If you’re reading this article in Carmel, then you’ve more than likely picked up the parish bulletin as you’ve come into the church. It’s probably one of the things you do every Sunday as you come in. It’s part of your little ritual of making your way to Mass.
Something else you hopefully do as you enter the church is blessing yourself with holy water. Sometimes we dip our hand into the stoup and make the sign of the cross almost without thinking because it’s become a habit. But why do we do it?
In Easter Vigils past, some parishioners have looked curiously at newly blessed water being taken from the baptismal font and being poured into the holy water stoups at the doors. Yet this is exactly what should happen, for our blessing as we enter and leave the church is to remind us of our baptism.Each of us who will approach the altar later in this Mass to share in communion have that in common. The Constitution of the Sacred Liturgy from Vatican II reminds us that celebrating Mass is our right and duty as baptised Catholics (article 14).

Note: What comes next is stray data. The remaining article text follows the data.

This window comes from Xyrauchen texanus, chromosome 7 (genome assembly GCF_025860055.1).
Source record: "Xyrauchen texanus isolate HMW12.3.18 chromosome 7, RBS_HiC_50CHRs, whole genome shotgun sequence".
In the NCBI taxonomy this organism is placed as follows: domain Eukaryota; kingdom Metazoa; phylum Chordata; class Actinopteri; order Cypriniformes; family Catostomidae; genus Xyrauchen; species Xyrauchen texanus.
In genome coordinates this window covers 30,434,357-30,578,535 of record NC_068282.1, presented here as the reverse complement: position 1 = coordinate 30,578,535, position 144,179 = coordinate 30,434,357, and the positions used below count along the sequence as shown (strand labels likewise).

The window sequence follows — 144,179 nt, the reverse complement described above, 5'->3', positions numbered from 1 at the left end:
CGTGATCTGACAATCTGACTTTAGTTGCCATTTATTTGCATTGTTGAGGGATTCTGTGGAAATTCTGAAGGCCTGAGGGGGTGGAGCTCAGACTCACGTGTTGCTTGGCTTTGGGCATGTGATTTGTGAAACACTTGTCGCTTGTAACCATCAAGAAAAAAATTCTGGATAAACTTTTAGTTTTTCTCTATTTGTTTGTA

This is just one reason why more recently built or renovated churches (St. Patrick’s Cathedral being one example) often have their baptismal fonts at the main entrance. There are no holy water stoups because people bless themselves with water directly from the font.It makes the reason for this blessing ritual of ours far more obvious.
So take the time to think about what you do as you enter the church.Bless yourself with the water through which you became a Catholic.Remind yourself that all that we do is done in the name of the Father, the Son and the Holy Spirit. Bless your children and grandchildren as they enter and leave with you.